But a conic can also defined, in several equivalent ways, without using an enveloping 3-space.
In the Euclidean plane, let be a line and a point not on . Let be a positive real number. For an arbitrary point , write for the perpendicular (or shortest) distance from to the line . The set of all points such that is a conic with eccentricity , focus , and directrix .
An ellipse, parabola, or hyperbola has eccentricity , , or respectively. For a parabola, the focus and directrix are unique. Any ellipse other than a circle, or any hyperbola, may be defined by either of two focus-directrix pairs; the eccentricity is the same for both.
The definition in terms of a focus and a directrix leaves out the case of a circle; still, the circle can be thought of as a limiting case: eccentricity zero, directrix at infinity, and two coincident foci.
Given a conic which is the intersection of a circular cone with a plane , and given a focus of , there is a unique sphere tangent to at and tangent also to at all points of a circle. That sphere is called the Dandelin sphere for . (Consider a spherical ball resting on a table. Suppose that a point source of light, at some point above the table and outside the ball, shines on the ball. The margin of the shadow of the ball is a conic, the ball is one of the Dandelin spheres of that conic, and the ball meets the table at the focus corresponding to that sphere.)
The intersection of a plane with a cone may consist of a single point, or a line, or a pair of lines. Whether we should regard these sets as conics is a matter of convention, but in general they are not so regarded.
In the Euclidean plane with the usual Cartesian coordinates, a conic is the set of solutions of an equation of the form
where is a polynomial of the second degree over . For a degenerate conic, has discriminant zero.
In three dimensions, if a conic is defined as the intersection of the cone
with a plane
then, assuming , we can eliminate to get a polynomial for the curve in terms of and only; a linear change of variables will then give Cartesian coordinates, within the plane, for the given conic. If we can eliminate or instead, with the same result.
Conics and physics
Kepler revolutionized astronomy by describing simple mathematical laws for planetary motion, which Newton then derived from his laws of motion using calculus, which he invented for the purpose (although several other people invented calculus at more or less the same time). One of Kepler’s laws was that planets move on ellipses with the Sun at one focus. More generally, objects under the influence of the Sun’s gravity (and no other forces) move in conic sections with the Sun at one focus. Comets moving on parabolae or hyperbolae do not return; comets moving on elongated ellipses return.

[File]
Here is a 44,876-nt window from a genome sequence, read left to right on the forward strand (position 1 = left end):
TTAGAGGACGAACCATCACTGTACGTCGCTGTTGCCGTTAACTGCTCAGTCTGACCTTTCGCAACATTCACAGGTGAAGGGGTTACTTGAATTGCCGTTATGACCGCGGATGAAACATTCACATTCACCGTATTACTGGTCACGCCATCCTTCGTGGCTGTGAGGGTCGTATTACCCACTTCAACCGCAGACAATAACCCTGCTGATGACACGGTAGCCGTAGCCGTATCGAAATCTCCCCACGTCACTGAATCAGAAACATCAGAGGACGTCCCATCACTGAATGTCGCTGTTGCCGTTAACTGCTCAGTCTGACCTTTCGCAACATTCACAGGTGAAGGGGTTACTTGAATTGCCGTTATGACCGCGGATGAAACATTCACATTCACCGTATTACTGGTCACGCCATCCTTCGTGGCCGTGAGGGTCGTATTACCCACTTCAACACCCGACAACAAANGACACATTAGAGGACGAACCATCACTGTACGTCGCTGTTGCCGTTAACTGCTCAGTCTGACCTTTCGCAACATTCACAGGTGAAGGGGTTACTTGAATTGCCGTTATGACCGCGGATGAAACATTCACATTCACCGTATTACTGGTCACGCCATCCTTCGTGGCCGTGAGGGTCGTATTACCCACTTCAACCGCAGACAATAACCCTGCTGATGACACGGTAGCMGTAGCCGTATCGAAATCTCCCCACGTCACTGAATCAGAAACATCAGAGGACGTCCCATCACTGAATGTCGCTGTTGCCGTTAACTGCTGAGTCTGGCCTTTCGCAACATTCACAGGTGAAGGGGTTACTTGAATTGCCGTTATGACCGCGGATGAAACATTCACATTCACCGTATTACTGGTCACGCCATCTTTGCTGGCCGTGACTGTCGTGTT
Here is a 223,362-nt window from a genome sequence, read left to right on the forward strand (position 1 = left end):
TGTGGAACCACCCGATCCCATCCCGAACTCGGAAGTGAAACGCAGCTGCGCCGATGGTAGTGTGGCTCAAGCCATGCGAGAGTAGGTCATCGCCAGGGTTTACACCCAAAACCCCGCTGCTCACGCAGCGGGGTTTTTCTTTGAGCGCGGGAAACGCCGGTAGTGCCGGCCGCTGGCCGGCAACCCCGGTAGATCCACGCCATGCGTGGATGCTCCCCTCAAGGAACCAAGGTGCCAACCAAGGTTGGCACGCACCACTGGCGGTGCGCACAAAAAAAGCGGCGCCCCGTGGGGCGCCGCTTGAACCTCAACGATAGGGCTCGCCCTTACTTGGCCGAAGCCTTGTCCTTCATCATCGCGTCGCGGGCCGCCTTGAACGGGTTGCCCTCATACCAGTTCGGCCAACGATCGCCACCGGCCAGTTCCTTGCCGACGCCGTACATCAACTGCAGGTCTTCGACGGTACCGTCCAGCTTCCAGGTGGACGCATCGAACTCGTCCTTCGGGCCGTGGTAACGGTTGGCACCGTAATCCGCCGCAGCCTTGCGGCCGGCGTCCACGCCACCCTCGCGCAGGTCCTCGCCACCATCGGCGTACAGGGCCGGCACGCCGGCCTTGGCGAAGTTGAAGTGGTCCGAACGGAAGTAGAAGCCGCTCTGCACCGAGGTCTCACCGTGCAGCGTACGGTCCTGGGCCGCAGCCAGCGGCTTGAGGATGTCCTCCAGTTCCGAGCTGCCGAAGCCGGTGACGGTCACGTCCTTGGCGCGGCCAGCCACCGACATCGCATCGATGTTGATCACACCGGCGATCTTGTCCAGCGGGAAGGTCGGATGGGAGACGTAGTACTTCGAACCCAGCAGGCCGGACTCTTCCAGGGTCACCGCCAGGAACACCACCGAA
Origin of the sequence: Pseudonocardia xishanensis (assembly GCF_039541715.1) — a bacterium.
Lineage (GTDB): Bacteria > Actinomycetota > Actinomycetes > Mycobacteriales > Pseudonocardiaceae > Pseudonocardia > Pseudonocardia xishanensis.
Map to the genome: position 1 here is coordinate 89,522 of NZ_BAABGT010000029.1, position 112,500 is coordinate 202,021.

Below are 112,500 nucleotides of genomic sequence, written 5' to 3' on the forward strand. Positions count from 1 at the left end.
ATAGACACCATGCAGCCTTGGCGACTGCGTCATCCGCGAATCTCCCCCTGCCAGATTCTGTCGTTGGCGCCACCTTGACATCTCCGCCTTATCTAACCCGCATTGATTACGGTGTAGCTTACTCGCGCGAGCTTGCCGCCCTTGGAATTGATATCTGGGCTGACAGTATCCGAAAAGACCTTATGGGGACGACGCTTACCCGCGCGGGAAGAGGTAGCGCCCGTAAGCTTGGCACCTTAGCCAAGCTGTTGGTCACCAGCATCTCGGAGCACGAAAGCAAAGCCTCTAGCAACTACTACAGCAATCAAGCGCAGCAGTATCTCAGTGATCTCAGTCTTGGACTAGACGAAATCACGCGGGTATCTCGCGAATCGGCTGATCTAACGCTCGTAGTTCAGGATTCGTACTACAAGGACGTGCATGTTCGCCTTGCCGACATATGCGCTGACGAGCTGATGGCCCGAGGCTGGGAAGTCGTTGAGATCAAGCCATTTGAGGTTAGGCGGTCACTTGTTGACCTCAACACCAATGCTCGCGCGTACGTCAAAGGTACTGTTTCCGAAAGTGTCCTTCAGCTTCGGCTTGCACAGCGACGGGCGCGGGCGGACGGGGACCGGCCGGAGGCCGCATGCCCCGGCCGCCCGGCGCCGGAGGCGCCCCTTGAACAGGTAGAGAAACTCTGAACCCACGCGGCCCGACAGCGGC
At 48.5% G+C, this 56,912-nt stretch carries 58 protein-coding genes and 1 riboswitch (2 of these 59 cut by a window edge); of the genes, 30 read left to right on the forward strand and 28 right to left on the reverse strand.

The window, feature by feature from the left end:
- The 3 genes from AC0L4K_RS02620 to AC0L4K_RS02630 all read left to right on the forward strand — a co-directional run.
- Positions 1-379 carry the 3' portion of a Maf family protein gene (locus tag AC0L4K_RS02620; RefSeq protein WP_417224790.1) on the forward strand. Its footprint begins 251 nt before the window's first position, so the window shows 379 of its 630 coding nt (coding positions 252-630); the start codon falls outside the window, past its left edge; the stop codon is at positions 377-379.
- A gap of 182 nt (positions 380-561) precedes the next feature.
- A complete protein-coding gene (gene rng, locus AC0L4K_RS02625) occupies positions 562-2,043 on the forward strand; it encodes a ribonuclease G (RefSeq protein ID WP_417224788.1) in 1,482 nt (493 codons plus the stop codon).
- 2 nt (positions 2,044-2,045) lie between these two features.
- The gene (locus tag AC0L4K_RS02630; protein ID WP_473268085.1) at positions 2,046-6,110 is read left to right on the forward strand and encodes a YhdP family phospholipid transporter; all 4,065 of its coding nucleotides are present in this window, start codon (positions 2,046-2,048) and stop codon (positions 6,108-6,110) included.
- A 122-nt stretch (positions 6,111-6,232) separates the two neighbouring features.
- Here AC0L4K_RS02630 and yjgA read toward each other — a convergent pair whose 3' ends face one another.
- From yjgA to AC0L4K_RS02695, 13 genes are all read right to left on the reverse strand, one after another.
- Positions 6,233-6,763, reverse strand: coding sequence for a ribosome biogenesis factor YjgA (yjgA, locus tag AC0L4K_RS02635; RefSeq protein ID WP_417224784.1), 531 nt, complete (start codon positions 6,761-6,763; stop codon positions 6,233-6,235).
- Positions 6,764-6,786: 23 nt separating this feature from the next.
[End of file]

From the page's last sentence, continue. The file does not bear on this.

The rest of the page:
To work with conic sections in such an astronomical context, it is very useful to have a description in terms of polar coordinates centered at one focus. Measuring the angle from the closest approach to the focus, an ellipse with semi-major axis can be described by
A parabola or hyperbola can also be described in an essentially similar way, although they do not have a semi-major axis. If we call the length of the latus rectum , then any conic can be described as
Observe that as goes to zero we approach a circle; as goes to we approach a parabola; and for we obtain a hyperbola. (Normally one does not consider the case , as this simply amounts to choosing a different place to measure angle).
Conics in a projective plane
Conic sections can be defined in a projective plane, even though, in such a plane, there is no notion of angle nor any notion of distance. In fact there are several equivalent ways to define it. The following elegant definition was discovered by von Staudt: A conic is the set of self-conjugate points of a hyperbolic polarity. In a little more detail, the polarity is a pair of bijections
where is the set of points of the plane, is the set of lines, maps collinear points to concurrent lines, and maps concurrent lines to collinear points. The set of fixed points of is a conic, and is the tangent to the given conic at the given point .
A projective conic has no focus, directrix, or eccentricity, for in a projective plane there is no notion of distance (nor angle). Indeed all projective conics are alike; there is no distinction between a parabola and a hyperbola, for example.
If we visualize the projective plane as the set of all lines in three-space, then a conic is precisely a cone. An embedding of the plane into the projective plane, in this context, is just the selection of a plane not passing through the origin. Then we identify a projective “point” (a line through the origin) with its intersection with this plane. Points whose line does not intersect this plane are considered points at infinity. With this interpretation, it is clear why all conic sections are essentially the same in the projective plane: if we choose a plane cutting the cone perpendicularly, we obtain a circle; if we tip the plane, we get an ellipse; as we tip it further, at a certain point there is exactly one point at infinity on the cone, giving a parabola; finally we get two branches, connected by two points at infinity, that is, a hyperbola. The only difference is how we choose to embed the plane in the projective plane.
|Date of creation||2013-03-22 13:08:45|
|Last modified on||2013-03-22 13:08:45|
|Last modified by||drini (3)|